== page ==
25 November 2011

Park

At once too much and never enough.

My favourite bench is vacant.

A man stands in a sunbeam breathing hard through his nose. Perhaps close up his nostrils are flaring.

Mothers wait at school gates, happy to have something to fill the afternoon with. On a nice day like this anything is possible. Frightened children whine at crossings. Bold ones stamp and crush the leaves.

From here I can see so much of London. The Shard, the Millennium Wheel, the Gherkin. But I am glad to be far away.

I can tell now the scarf she gave me is acrylic not wool. The tell-tale plasticy sweat.

This bench is for R.K. Never being boring. Great hair. Big smile. 1974-2011. Only nine years my senior.

I am so sorry to only be able to see things from where I stand. I do not want to be involved. I do not really live here.

It is no longer an interesting situation.

S.N. 1955-2008. She loved this park. Stop and rest a while.

Caught between young and old I no longer yearn for travel. I am almost unbearably fond of this place. The longer I stay the more I uncover.

A white dog streaks along the black path.

From here the world is safe. No blood and shit behind those windows. No medications, dead pets, insomnias and good intentions. No tiny Christmas tree in the window. I want so much to be all these people. I want so much to be that cat slinking along the wall.

8 November 2011

Woman

The woman opposite me is pretty like a cheap magazine. Her husband keeps referring to them as 'we'. He is proud to be with the girl the drunks say have perfect teeth. How did you get teeth like that they ask her. Just born with them she giggles. She must have spent a long time on her make up. Her husband has hair which is totally ordinary. There is nothing about him at all.

4 November 2011

Birthday

I try to write the past but there is already too much of it. Excuses are all always in place, hanging between my eyebrows. A vice. My shoulders ache from holding up my own weight. I don’t want to go out tonight...

He spray paints the gun silver. Andy has realised his own weapon and I am a traitor again.

I cake their hair in flour over the tub. Really, they have come as themselves. I am a crazed and violent person who occasionally wears make up.

J and I watch the leaves turn red. Leathery and slick, trees should always be maroon. We never see them from this angle, from above. We’re on the fourth floor and we can see from the top down into the structure.

I am here for 24 hours. A woman across the green put a chair out and sat on her balcony all evening. She wore a pink sleeveless top. She was alone. The next day she put her chair out again and sat again. I love to see the rhythms of other people’s lives. For time to run on habit and deduction. Ritual.

When I get home I open the big blue bag. Inside it is the world’s smallest jack-o-lantern. It is a tennis ball with a ghoul drawn on it. A had presented it to me earlier in the night with a tea light on top of it for me to blow out. She came all this way for us and I am pleased.

There is a slight but noticeable difference in the sound the pencil makes when it crosses the grid lines on the squared paper I currently favour.

I am given books full of pictures.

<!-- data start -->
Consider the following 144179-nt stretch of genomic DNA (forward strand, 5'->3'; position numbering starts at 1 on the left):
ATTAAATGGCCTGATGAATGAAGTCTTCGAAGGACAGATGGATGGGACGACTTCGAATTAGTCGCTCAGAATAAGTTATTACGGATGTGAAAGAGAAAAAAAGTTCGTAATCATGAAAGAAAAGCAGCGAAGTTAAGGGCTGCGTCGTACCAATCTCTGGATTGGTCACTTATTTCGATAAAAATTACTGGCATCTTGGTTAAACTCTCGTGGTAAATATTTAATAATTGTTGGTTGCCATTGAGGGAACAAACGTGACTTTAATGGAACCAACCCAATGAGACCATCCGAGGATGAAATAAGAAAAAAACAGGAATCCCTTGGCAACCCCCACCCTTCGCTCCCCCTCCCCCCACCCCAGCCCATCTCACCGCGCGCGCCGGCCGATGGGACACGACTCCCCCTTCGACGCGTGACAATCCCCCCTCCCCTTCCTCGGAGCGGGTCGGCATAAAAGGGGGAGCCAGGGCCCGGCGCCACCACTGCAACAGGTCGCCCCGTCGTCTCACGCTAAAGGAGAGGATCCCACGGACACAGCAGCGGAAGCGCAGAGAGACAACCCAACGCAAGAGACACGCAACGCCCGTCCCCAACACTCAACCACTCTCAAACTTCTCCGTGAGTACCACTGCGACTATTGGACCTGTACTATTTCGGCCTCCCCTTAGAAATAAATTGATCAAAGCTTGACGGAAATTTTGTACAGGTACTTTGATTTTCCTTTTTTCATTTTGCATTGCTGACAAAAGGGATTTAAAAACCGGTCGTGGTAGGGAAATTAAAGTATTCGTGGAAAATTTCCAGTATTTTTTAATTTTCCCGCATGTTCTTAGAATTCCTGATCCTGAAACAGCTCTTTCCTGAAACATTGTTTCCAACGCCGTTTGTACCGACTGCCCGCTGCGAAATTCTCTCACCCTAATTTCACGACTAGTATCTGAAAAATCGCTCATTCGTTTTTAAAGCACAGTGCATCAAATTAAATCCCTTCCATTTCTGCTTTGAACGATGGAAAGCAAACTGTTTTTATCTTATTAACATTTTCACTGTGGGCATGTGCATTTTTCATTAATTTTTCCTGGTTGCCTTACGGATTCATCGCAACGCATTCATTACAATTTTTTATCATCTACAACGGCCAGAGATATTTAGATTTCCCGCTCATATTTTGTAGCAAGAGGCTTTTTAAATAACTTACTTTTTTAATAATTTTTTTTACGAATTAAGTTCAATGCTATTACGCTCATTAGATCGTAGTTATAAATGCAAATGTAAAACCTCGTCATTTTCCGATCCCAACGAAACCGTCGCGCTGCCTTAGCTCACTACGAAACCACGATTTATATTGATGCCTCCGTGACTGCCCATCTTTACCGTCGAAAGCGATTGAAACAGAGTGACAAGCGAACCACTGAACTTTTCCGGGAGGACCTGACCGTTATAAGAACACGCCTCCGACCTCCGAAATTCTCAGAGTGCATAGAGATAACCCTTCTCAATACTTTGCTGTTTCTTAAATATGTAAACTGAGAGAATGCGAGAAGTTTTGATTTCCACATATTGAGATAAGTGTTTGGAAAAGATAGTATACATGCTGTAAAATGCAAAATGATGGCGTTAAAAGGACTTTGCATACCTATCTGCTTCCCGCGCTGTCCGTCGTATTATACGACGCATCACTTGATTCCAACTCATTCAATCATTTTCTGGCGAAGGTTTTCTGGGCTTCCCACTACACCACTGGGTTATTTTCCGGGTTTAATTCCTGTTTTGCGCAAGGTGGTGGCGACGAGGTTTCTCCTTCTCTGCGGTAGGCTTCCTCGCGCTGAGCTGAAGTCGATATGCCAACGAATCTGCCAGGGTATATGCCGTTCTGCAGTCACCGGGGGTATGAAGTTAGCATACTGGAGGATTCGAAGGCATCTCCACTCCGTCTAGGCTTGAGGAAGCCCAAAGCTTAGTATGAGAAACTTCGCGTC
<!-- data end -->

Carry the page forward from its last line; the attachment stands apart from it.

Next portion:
He has cut an old skirt of H’s into squares. He has cut some of these squares diagonally in half to make triangles. He has followed the instructions and sewn together the squares and triangles to make a quilt. He has given me the quilt.

We walk. Sick of the heat of home, sick of the small space, sick of seeing trees through windows. I am grateful for the cold air and the wild orange leaves spreading all over this part of town. Even in the smallest places...

Silhouettes of witches are framed in the warmly lit doorways of suburban houses. I feel sick and happy. I want to walk all night but I am expected somewhere.

My thoughts are less coherent than ever. But every clause is lucid. As usual I can only see close up.

Tonight is a family meal in a family restaurant for families coalescing for special occasions. Everyone will try. The waiters will smile. We will talk about politics and babies. I hope to leave half drunk and smiling.

Doctor/Choir

D
There are no pictures on the wall. We sit opposite each other in comfortable matching chairs. They say: there is no judgment here. There is a box of off brand tissues on the table just out of reach. The chairs are pushed right up against the wall. I don’t know why. He is gentle but interested. He looks tired, he looks like he wants to go home. He says I look ill. I am offended. He says I have a lot of dilemmas. You are between so many things he says. But I think it is simple really. Eliminate the gap. 

C
L told me she is going to quit choir. She doesn't want to sing with the half-hearted and still-sleeping. She wants to hear her own voice streaming out of her skinny body like smoke. In games she always wins. She is still but vibrant, vibrating within a home-made framework. She would hold a lit match until it burned off her fingertips if it helped her prove her point.

1 November 2011

from Thomas Bernhard's On the Mountain (1989)

...we all live at least three different lives, a real one, an imaginary one, and one we're not even aware of
p8


...even though it's a crime to undertake anything at all, everything is a lie, every comma is a lie, all of it nothing but an appalling babble, trivial, degrading, humiliating, yet I cling to these few thoughts, and every letter matters, it comes down to every last letter and to recognizing the stupidity of it all
p19